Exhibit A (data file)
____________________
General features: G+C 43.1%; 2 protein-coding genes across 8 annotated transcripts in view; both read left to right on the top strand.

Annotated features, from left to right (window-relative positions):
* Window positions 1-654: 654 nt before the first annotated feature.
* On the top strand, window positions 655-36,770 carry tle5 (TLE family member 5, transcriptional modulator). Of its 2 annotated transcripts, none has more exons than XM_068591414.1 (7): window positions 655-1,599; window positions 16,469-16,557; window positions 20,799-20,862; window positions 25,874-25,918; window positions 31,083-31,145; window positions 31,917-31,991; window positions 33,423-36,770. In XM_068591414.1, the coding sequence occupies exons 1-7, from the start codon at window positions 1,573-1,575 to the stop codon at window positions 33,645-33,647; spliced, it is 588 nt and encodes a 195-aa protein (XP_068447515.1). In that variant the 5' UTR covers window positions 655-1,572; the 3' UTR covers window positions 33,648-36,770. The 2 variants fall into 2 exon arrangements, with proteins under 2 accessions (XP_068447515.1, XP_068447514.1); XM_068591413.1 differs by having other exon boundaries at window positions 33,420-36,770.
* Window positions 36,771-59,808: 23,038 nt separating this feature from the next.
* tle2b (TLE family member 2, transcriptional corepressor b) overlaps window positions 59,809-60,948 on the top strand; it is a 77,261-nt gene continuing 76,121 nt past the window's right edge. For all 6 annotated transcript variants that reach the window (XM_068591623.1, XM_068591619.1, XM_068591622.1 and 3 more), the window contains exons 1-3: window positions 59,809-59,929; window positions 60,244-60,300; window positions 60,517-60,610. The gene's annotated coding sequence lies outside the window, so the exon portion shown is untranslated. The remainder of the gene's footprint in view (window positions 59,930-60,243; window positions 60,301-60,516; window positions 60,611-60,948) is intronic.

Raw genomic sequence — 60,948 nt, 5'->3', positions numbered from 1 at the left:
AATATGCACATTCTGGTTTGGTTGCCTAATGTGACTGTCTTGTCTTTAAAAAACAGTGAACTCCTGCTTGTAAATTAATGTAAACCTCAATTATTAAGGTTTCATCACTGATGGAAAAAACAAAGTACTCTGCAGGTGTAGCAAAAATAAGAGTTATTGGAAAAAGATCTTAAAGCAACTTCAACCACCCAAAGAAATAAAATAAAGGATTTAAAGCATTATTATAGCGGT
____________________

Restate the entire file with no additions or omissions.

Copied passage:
General features: G+C 43.1%; 2 protein-coding genes across 8 annotated transcripts in view; both read left to right on the top strand.

Annotated features, from left to right (window-relative positions):
* Window positions 1-654: 654 nt before the first annotated feature.
* On the top strand, window positions 655-36,770 carry tle5 (TLE family member 5, transcriptional modulator). Of its 2 annotated transcripts, none has more exons than XM_068591414.1 (7): window positions 655-1,599; window positions 16,469-16,557; window positions 20,799-20,862; window positions 25,874-25,918; window positions 31,083-31,145; window positions 31,917-31,991; window positions 33,423-36,770. In XM_068591414.1, the coding sequence occupies exons 1-7, from the start codon at window positions 1,573-1,575 to the stop codon at window positions 33,645-33,647; spliced, it is 588 nt and encodes a 195-aa protein (XP_068447515.1). In that variant the 5' UTR covers window positions 655-1,572; the 3' UTR covers window positions 33,648-36,770. The 2 variants fall into 2 exon arrangements, with proteins under 2 accessions (XP_068447515.1, XP_068447514.1); XM_068591413.1 differs by having other exon boundaries at window positions 33,420-36,770.
* Window positions 36,771-59,808: 23,038 nt separating this feature from the next.
* tle2b (TLE family member 2, transcriptional corepressor b) overlaps window positions 59,809-60,948 on the top strand; it is a 77,261-nt gene continuing 76,121 nt past the window's right edge. For all 6 annotated transcript variants that reach the window (XM_068591623.1, XM_068591619.1, XM_068591622.1 and 3 more), the window contains exons 1-3: window positions 59,809-59,929; window positions 60,244-60,300; window positions 60,517-60,610. The gene's annotated coding sequence lies outside the window, so the exon portion shown is untranslated. The remainder of the gene's footprint in view (window positions 59,930-60,243; window positions 60,301-60,516; window positions 60,611-60,948) is intronic.

Raw genomic sequence — 60,948 nt, 5'->3', positions numbered from 1 at the left:
AATATGCACATTCTGGTTTGGTTGCCTAATGTGACTGTCTTGTCTTTAAAAAACAGTGAACTCCTGCTTGTAAATTAATGTAAACCTCAATTATTAAGGTTTCATCACTGATGGAAAAAACAAAGTACTCTGCAGGTGTAGCAAAAATAAGAGTTATTGGAAAAAGATCTTAAAGCAACTTCAACCACCCAAAGAAATAAAATAAAGGATTTAAAGCATTATTATAGCGGT